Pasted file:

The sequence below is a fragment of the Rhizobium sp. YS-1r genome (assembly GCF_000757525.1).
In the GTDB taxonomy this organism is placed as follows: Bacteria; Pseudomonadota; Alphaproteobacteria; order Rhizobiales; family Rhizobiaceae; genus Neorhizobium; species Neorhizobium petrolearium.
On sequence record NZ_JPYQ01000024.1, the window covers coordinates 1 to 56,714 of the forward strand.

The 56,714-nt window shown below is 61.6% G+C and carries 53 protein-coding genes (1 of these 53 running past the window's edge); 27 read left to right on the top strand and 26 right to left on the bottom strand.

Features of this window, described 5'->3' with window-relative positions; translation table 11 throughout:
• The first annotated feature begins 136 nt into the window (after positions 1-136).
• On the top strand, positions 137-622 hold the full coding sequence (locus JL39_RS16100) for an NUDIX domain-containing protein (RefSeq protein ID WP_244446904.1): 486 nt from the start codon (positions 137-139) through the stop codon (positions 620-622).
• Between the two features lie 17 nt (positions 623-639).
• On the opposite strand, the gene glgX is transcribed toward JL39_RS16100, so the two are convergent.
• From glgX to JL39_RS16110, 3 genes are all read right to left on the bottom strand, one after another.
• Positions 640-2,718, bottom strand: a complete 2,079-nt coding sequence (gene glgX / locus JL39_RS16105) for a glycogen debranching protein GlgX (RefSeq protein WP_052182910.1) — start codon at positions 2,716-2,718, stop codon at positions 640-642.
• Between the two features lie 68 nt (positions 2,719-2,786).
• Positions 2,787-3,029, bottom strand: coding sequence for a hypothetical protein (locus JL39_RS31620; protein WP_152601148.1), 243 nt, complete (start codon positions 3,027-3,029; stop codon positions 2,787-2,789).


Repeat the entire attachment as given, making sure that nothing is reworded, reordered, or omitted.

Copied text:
The sequence below is a fragment of the Rhizobium sp. YS-1r genome (assembly GCF_000757525.1).
In the GTDB taxonomy this organism is placed as follows: Bacteria; Pseudomonadota; Alphaproteobacteria; order Rhizobiales; family Rhizobiaceae; genus Neorhizobium; species Neorhizobium petrolearium.
On sequence record NZ_JPYQ01000024.1, the window covers coordinates 1 to 56,714 of the forward strand.

The 56,714-nt window shown below is 61.6% G+C and carries 53 protein-coding genes (1 of these 53 running past the window's edge); 27 read left to right on the top strand and 26 right to left on the bottom strand.

Features of this window, described 5'->3' with window-relative positions; translation table 11 throughout:
• The first annotated feature begins 136 nt into the window (after positions 1-136).
• On the top strand, positions 137-622 hold the full coding sequence (locus JL39_RS16100) for an NUDIX domain-containing protein (RefSeq protein ID WP_244446904.1): 486 nt from the start codon (positions 137-139) through the stop codon (positions 620-622).
• Between the two features lie 17 nt (positions 623-639).
• On the opposite strand, the gene glgX is transcribed toward JL39_RS16100, so the two are convergent.
• From glgX to JL39_RS16110, 3 genes are all read right to left on the bottom strand, one after another.
• Positions 640-2,718, bottom strand: a complete 2,079-nt coding sequence (gene glgX / locus JL39_RS16105) for a glycogen debranching protein GlgX (RefSeq protein WP_052182910.1) — start codon at positions 2,716-2,718, stop codon at positions 640-642.
• Between the two features lie 68 nt (positions 2,719-2,786).
• Positions 2,787-3,029, bottom strand: coding sequence for a hypothetical protein (locus JL39_RS31620; protein WP_152601148.1), 243 nt, complete (start codon positions 3,027-3,029; stop codon positions 2,787-2,789).